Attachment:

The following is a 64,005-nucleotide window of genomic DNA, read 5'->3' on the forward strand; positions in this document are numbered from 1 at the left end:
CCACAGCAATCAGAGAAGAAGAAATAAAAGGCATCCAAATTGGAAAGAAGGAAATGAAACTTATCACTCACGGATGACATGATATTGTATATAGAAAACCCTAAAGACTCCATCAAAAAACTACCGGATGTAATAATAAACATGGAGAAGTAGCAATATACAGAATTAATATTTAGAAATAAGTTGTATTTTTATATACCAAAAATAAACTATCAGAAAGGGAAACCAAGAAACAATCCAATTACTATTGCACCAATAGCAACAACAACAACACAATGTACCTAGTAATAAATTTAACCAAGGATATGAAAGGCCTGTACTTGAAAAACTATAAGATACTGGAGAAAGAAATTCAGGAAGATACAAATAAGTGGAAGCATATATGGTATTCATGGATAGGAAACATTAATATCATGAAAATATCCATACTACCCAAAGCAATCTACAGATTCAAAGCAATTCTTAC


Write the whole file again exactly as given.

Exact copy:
The following is a 64,005-nucleotide window of genomic DNA, read 5'->3' on the forward strand; positions in this document are numbered from 1 at the left end:
CCACAGCAATCAGAGAAGAAGAAATAAAAGGCATCCAAATTGGAAAGAAGGAAATGAAACTTATCACTCACGGATGACATGATATTGTATATAGAAAACCCTAAAGACTCCATCAAAAAACTACCGGATGTAATAATAAACATGGAGAAGTAGCAATATACAGAATTAATATTTAGAAATAAGTTGTATTTTTATATACCAAAAATAAACTATCAGAAAGGGAAACCAAGAAACAATCCAATTACTATTGCACCAATAGCAACAACAACAACACAATGTACCTAGTAATAAATTTAACCAAGGATATGAAAGGCCTGTACTTGAAAAACTATAAGATACTGGAGAAAGAAATTCAGGAAGATACAAATAAGTGGAAGCATATATGGTATTCATGGATAGGAAACATTAATATCATGAAAATATCCATACTACCCAAAGCAATCTACAGATTCAAAGCAATTCTTAC